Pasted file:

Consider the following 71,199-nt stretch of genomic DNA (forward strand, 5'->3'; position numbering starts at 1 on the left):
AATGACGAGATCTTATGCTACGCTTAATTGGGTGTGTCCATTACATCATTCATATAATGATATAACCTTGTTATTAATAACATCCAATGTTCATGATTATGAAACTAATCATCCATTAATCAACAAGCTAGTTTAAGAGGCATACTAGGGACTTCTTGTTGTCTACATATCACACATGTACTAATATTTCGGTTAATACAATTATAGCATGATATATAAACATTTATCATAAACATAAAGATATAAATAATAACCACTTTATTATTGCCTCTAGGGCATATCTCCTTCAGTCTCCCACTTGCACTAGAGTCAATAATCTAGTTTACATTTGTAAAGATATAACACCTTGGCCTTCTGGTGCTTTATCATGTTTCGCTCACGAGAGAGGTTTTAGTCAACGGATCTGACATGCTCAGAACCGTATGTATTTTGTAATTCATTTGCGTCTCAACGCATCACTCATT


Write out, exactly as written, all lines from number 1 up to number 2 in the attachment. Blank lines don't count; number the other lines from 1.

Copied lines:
Consider the following 71,199-nt stretch of genomic DNA (forward strand, 5'->3'; position numbering starts at 1 on the left):
AATGACGAGATCTTATGCTACGCTTAATTGGGTGTGTCCATTACATCATTCATATAATGATATAACCTTGTTATTAATAACATCCAATGTTCATGATTATGAAACTAATCATCCATTAATCAACAAGCTAGTTTAAGAGGCATACTAGGGACTTCTTGTTGTCTACATATCACACATGTACTAATATTTCGGTTAATACAATTATAGCATGATATATAAACATTTATCATAAACATAAAGATATAAATAATAACCACTTTATTATTGCCTCTAGGGCATATCTCCTTCAGTCTCCCACTTGCACTAGAGTCAATAATCTAGTTTACATTTGTAAAGATATAACACCTTGGCCTTCTGGTGCTTTATCATGTTTCGCTCACGAGAGAGGTTTTAGTCAACGGATCTGACATGCTCAGAACCGTATGTATTTTGTAATTCATTTGCGTCTCAACGCATCACTCATT